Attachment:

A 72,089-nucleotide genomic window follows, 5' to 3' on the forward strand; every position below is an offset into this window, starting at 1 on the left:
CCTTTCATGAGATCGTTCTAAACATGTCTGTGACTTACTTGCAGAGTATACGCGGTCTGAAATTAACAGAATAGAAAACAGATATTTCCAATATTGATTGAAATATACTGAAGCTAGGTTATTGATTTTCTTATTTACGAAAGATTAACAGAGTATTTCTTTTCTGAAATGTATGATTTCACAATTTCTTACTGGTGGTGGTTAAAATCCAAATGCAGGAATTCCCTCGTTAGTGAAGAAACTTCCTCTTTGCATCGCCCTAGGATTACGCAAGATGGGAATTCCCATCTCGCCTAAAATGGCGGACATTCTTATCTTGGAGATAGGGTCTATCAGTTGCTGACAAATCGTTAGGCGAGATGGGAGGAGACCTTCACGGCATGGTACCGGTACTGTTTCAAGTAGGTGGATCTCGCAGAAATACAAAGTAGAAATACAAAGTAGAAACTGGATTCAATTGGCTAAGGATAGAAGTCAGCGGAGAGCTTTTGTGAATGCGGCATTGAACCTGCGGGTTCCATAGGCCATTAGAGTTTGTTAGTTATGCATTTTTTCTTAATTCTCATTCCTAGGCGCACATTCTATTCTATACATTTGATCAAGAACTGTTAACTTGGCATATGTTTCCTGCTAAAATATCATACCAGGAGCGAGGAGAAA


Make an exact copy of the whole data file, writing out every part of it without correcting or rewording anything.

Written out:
A 72,089-nucleotide genomic window follows, 5' to 3' on the forward strand; every position below is an offset into this window, starting at 1 on the left:
CCTTTCATGAGATCGTTCTAAACATGTCTGTGACTTACTTGCAGAGTATACGCGGTCTGAAATTAACAGAATAGAAAACAGATATTTCCAATATTGATTGAAATATACTGAAGCTAGGTTATTGATTTTCTTATTTACGAAAGATTAACAGAGTATTTCTTTTCTGAAATGTATGATTTCACAATTTCTTACTGGTGGTGGTTAAAATCCAAATGCAGGAATTCCCTCGTTAGTGAAGAAACTTCCTCTTTGCATCGCCCTAGGATTACGCAAGATGGGAATTCCCATCTCGCCTAAAATGGCGGACATTCTTATCTTGGAGATAGGGTCTATCAGTTGCTGACAAATCGTTAGGCGAGATGGGAGGAGACCTTCACGGCATGGTACCGGTACTGTTTCAAGTAGGTGGATCTCGCAGAAATACAAAGTAGAAATACAAAGTAGAAACTGGATTCAATTGGCTAAGGATAGAAGTCAGCGGAGAGCTTTTGTGAATGCGGCATTGAACCTGCGGGTTCCATAGGCCATTAGAGTTTGTTAGTTATGCATTTTTTCTTAATTCTCATTCCTAGGCGCACATTCTATTCTATACATTTGATCAAGAACTGTTAACTTGGCATATGTTTCCTGCTAAAATATCATACCAGGAGCGAGGAGAAA